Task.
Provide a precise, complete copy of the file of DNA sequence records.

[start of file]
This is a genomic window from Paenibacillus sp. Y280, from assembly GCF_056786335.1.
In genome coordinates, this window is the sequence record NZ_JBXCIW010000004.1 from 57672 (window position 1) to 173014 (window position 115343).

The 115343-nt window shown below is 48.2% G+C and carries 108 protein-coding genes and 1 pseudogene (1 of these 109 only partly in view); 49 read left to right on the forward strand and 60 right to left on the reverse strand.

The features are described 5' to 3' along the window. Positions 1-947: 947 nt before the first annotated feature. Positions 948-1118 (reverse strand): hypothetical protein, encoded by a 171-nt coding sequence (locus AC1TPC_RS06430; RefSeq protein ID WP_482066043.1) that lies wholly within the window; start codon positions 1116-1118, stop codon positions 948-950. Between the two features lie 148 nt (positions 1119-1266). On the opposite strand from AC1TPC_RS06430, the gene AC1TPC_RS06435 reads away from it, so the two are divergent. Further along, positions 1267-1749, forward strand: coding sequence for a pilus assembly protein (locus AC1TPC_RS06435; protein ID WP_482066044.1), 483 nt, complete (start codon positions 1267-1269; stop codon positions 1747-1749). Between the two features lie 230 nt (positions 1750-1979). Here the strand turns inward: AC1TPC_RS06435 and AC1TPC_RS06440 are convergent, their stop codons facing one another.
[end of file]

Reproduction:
This is a genomic window from Paenibacillus sp. Y280, from assembly GCF_056786335.1.
In genome coordinates, this window is the sequence record NZ_JBXCIW010000004.1 from 57672 (window position 1) to 173014 (window position 115343).

The 115343-nt window shown below is 48.2% G+C and carries 108 protein-coding genes and 1 pseudogene (1 of these 109 only partly in view); 49 read left to right on the forward strand and 60 right to left on the reverse strand.

The features are described 5' to 3' along the window. Positions 1-947: 947 nt before the first annotated feature. Positions 948-1118 (reverse strand): hypothetical protein, encoded by a 171-nt coding sequence (locus AC1TPC_RS06430; RefSeq protein ID WP_482066043.1) that lies wholly within the window; start codon positions 1116-1118, stop codon positions 948-950. Between the two features lie 148 nt (positions 1119-1266). On the opposite strand from AC1TPC_RS06430, the gene AC1TPC_RS06435 reads away from it, so the two are divergent. Further along, positions 1267-1749, forward strand: coding sequence for a pilus assembly protein (locus AC1TPC_RS06435; protein ID WP_482066044.1), 483 nt, complete (start codon positions 1267-1269; stop codon positions 1747-1749). Between the two features lie 230 nt (positions 1750-1979). Here the strand turns inward: AC1TPC_RS06435 and AC1TPC_RS06440 are convergent, their stop codons facing one another.